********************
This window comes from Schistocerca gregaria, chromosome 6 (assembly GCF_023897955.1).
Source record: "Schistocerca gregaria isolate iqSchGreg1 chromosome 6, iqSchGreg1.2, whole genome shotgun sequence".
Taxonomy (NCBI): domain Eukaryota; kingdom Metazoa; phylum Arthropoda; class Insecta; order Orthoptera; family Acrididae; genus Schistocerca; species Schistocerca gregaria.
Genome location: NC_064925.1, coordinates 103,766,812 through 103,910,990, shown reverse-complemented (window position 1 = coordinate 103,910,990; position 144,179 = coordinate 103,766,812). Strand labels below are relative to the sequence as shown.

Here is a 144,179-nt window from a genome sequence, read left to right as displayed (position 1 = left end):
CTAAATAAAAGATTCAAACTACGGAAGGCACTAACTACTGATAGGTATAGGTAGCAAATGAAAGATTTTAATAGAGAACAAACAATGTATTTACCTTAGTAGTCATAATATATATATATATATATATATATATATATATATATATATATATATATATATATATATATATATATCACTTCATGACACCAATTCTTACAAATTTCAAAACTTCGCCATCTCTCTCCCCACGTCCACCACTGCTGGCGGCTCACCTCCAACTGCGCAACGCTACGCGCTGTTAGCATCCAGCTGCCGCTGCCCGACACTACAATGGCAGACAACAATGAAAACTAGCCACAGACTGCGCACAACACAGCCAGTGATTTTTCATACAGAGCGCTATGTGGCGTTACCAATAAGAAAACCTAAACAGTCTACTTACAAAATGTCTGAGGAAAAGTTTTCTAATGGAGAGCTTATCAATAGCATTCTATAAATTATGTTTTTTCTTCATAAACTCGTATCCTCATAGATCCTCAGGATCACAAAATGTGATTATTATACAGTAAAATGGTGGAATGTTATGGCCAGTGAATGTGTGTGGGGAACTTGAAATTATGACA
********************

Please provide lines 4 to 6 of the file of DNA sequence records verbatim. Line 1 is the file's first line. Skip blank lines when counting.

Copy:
Genome location: NC_064925.1, coordinates 103,766,812 through 103,910,990, shown reverse-complemented (window position 1 = coordinate 103,910,990; position 144,179 = coordinate 103,766,812). Strand labels below are relative to the sequence as shown.

Here is a 144,179-nt window from a genome sequence, read left to right as displayed (position 1 = left end):
CTAAATAAAAGATTCAAACTACGGAAGGCACTAACTACTGATAGGTATAGGTAGCAAATGAAAGATTTTAATAGAGAACAAACAATGTATTTACCTTAGTAGTCATAATATATATATATATATATATATATATATATATATATATATATATATATATATATATATATATATATCACTTCATGACACCAATTCTTACAAATTTCAAAACTTCGCCATCTCTCTCCCCACGTCCACCACTGCTGGCGGCTCACCTCCAACTGCGCAACGCTACGCGCTGTTAGCATCCAGCTGCCGCTGCCCGACACTACAATGGCAGACAACAATGAAAACTAGCCACAGACTGCGCACAACACAGCCAGTGATTTTTCATACAGAGCGCTATGTGGCGTTACCAATAAGAAAACCTAAACAGTCTACTTACAAAATGTCTGAGGAAAAGTTTTCTAATGGAGAGCTTATCAATAGCATTCTATAAATTATGTTTTTTCTTCATAAACTCGTATCCTCATAGATCCTCAGGATCACAAAATGTGATTATTATACAGTAAAATGGTGGAATGTTATGGCCAGTGAATGTGTGTGGGGAACTTGAAATTATGACA